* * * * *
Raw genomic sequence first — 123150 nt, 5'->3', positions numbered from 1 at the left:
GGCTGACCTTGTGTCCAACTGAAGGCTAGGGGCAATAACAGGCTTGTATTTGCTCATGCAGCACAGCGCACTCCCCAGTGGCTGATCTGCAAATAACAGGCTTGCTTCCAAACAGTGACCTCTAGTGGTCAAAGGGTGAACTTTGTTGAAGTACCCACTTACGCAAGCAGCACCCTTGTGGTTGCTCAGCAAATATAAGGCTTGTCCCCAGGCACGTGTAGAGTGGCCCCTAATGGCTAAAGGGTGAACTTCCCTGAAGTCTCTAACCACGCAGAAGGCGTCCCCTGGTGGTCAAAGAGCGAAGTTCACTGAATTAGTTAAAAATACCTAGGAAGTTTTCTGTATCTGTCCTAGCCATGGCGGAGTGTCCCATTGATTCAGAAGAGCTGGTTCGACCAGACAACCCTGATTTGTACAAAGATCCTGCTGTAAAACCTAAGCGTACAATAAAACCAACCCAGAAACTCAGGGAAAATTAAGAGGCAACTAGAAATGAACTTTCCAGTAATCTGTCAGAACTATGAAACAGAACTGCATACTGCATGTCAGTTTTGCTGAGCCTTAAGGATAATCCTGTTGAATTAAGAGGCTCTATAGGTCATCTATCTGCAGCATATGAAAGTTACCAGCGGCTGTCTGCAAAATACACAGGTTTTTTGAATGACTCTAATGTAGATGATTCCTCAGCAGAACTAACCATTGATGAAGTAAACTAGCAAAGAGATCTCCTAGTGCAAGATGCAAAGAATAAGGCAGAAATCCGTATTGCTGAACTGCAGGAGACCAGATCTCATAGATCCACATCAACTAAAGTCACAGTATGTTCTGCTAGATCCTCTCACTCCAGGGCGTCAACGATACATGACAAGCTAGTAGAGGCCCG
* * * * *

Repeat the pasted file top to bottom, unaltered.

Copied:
Raw genomic sequence first — 123150 nt, 5'->3', positions numbered from 1 at the left:
GGCTGACCTTGTGTCCAACTGAAGGCTAGGGGCAATAACAGGCTTGTATTTGCTCATGCAGCACAGCGCACTCCCCAGTGGCTGATCTGCAAATAACAGGCTTGCTTCCAAACAGTGACCTCTAGTGGTCAAAGGGTGAACTTTGTTGAAGTACCCACTTACGCAAGCAGCACCCTTGTGGTTGCTCAGCAAATATAAGGCTTGTCCCCAGGCACGTGTAGAGTGGCCCCTAATGGCTAAAGGGTGAACTTCCCTGAAGTCTCTAACCACGCAGAAGGCGTCCCCTGGTGGTCAAAGAGCGAAGTTCACTGAATTAGTTAAAAATACCTAGGAAGTTTTCTGTATCTGTCCTAGCCATGGCGGAGTGTCCCATTGATTCAGAAGAGCTGGTTCGACCAGACAACCCTGATTTGTACAAAGATCCTGCTGTAAAACCTAAGCGTACAATAAAACCAACCCAGAAACTCAGGGAAAATTAAGAGGCAACTAGAAATGAACTTTCCAGTAATCTGTCAGAACTATGAAACAGAACTGCATACTGCATGTCAGTTTTGCTGAGCCTTAAGGATAATCCTGTTGAATTAAGAGGCTCTATAGGTCATCTATCTGCAGCATATGAAAGTTACCAGCGGCTGTCTGCAAAATACACAGGTTTTTTGAATGACTCTAATGTAGATGATTCCTCAGCAGAACTAACCATTGATGAAGTAAACTAGCAAAGAGATCTCCTAGTGCAAGATGCAAAGAATAAGGCAGAAATCCGTATTGCTGAACTGCAGGAGACCAGATCTCATAGATCCACATCAACTAAAGTCACAGTATGTTCTGCTAGATCCTCTCACTCCAGGGCGTCAACGATACATGACAAGCTAGTAGAGGCCCG